You hand in your paper. With your pencil still in hand you walk out of the classroom. Your head is spinning and your brain is foggy. What just happened? You've been scribbling and calculating for the past hour and a half and now, suddenly, you can’t remember a single word or number you just wrote. Questions left blank, unsolved answers, any hope for partial credit becomes simple chicken scratch -- and that’s when you realize, I think I just failed that test.
Although nine out of 10 times you didn’t actually do as badly as you thought, sometimes you do -- and I’m here to tell you that it’s not the end of the world. It may feel like the end of the world, right now, in this exact moment while you stare at the "57" drawn in red ink at the top of your page, but it’s not.
If you’ve just failed a test and are feeling incredibly distraught and discouraged, remember these five reasons why failing a test isn’t the end of the world.
1. You won't necessarily fail the class.
Whether it’s a test at the beginning of the semester or the end, one bad
test grade will usually not completely deter your final semester
grade. With other tests, homework, projects, and the final -- there are
sure to be plenty of other areas where you can bring your grade up. Talk
to your professor about your options. I guarantee that they are more
than willing to do whatever they can to help you and your grade.
2. This grade will not cost you your dream job.
Even if you do end up getting a lower grade in the class than you would have hoped or expected to, one class will not completely destroy your GPA, and even if it does lower it, GPA is usually only considered when applying for your first job. Even then, it is rarely held at a high importance. Your previous experience and recommendations from previous employers are usually more important than your GPA (depending on major and intended post-undergrad plans, such as grad-school).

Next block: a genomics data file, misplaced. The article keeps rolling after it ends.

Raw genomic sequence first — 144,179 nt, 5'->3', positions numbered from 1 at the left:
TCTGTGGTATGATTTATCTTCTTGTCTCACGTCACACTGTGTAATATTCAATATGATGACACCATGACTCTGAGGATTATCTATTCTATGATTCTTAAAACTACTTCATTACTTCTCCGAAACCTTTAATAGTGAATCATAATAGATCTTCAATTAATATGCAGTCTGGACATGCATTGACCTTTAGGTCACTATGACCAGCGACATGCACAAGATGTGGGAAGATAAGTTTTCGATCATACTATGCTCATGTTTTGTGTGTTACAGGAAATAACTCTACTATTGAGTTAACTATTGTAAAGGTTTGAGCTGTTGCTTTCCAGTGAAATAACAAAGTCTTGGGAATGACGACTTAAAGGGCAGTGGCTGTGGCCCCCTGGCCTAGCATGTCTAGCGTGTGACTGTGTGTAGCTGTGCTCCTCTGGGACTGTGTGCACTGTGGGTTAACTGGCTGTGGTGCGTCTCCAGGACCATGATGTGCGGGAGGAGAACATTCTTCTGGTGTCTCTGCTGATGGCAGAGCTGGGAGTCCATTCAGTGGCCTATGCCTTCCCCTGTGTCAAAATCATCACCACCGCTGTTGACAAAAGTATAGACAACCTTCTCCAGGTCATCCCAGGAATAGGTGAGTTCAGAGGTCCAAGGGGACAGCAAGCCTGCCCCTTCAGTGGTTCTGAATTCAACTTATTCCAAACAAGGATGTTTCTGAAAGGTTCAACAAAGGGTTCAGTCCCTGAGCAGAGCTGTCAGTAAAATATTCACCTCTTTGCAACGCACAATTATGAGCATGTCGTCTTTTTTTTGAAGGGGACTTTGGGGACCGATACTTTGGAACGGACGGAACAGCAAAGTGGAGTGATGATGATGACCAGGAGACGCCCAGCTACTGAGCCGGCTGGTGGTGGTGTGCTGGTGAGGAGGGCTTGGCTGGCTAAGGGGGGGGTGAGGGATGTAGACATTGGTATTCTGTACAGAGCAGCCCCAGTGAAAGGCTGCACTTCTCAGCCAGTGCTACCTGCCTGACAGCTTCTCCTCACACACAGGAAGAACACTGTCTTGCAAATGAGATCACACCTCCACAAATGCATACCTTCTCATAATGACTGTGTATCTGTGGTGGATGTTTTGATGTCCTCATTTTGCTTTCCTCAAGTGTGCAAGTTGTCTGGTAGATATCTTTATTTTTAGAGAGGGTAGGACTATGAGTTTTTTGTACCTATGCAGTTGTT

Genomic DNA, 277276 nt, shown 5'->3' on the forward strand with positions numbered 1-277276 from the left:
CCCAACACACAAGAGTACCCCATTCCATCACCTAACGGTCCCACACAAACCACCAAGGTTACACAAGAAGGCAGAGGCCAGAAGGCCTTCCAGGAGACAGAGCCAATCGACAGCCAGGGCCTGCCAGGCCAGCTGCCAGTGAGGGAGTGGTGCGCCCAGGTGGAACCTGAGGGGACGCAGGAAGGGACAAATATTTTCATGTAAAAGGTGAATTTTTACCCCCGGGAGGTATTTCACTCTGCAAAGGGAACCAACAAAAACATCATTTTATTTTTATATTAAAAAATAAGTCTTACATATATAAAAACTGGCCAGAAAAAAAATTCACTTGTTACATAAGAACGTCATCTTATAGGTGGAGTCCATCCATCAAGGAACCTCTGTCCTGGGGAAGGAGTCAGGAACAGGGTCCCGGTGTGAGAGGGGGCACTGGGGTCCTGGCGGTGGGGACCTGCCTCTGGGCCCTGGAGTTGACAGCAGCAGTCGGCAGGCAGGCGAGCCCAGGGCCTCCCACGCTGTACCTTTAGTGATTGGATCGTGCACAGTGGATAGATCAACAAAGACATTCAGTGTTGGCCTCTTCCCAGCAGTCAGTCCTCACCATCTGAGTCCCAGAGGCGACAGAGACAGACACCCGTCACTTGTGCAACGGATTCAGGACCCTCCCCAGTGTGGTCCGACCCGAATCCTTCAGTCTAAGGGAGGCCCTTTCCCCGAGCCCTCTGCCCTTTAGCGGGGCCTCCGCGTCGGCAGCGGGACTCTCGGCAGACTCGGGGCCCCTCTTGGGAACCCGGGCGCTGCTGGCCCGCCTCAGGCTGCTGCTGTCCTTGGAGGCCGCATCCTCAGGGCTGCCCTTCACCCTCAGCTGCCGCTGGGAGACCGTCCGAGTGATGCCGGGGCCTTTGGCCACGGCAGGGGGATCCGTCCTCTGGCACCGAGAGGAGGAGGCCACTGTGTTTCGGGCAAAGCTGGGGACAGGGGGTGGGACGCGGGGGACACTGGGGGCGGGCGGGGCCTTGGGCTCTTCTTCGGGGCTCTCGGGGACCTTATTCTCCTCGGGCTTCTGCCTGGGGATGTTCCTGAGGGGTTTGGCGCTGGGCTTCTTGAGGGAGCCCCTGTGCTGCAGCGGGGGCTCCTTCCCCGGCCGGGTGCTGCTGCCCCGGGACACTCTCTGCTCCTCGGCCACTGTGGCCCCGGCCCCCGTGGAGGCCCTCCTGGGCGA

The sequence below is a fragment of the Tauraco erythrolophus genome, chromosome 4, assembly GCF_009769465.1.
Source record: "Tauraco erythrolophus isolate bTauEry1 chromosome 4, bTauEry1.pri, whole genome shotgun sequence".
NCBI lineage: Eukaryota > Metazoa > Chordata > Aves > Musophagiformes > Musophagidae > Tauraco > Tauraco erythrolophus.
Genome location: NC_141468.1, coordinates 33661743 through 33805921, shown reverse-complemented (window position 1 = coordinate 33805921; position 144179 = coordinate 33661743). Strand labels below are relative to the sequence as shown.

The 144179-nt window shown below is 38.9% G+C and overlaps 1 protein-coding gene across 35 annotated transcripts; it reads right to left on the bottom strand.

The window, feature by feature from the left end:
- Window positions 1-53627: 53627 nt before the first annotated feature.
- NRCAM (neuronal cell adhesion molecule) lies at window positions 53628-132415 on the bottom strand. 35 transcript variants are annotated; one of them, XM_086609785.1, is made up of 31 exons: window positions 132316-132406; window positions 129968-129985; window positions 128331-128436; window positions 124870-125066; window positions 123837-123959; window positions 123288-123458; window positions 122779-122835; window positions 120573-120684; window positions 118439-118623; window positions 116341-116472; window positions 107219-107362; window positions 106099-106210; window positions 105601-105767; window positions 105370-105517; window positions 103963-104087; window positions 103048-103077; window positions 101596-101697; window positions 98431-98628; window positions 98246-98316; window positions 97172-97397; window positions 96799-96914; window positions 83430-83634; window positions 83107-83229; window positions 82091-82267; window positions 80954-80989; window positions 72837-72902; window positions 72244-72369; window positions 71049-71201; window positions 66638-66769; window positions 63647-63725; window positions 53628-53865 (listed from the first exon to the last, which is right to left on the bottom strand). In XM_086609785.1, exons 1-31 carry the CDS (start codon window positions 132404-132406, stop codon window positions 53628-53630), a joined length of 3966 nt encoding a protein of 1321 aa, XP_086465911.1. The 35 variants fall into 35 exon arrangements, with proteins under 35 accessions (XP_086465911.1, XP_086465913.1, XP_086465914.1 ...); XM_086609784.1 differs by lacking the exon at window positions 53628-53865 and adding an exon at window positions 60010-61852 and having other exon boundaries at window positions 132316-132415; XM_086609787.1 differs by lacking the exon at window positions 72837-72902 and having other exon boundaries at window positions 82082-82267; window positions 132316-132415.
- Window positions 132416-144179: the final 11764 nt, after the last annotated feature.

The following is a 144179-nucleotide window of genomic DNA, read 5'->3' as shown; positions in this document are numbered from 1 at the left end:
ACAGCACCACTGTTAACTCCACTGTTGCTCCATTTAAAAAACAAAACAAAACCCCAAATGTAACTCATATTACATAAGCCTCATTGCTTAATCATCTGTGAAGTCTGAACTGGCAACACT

3. Your life is great.
Education is a blessing, and so are your health, happiness, friends and
family. Remember all of the positive parts of your life. In retrospect,
this test grade will not affect your overall quality of life. Be
thankful for the health you have, your friends and family who love you,
the roof over your head, the education you have, etc. Your parents or grandparents probably failed a test in their lifetime and they turned okay, didn't they? Yes, and so will you.
4. This won't affect you a year from now.
Most likely, a year from now you will not even remember this test.
You will be taking different classes, focusing on different things, and
the grade on this test will become a distant memory. You will probably
even laugh at yourself for ever being so upset about something so
5. You'll learn a lesson.
This grade will give you the motivation to study a little bit harder, next time. It will also teach you that when you fail in life you just need to keep your head up and try again. Although in this case it’s a test, this experience will become a metaphor for other aspects of life. Some things simply require you to fail once or twice before you can fully succeed.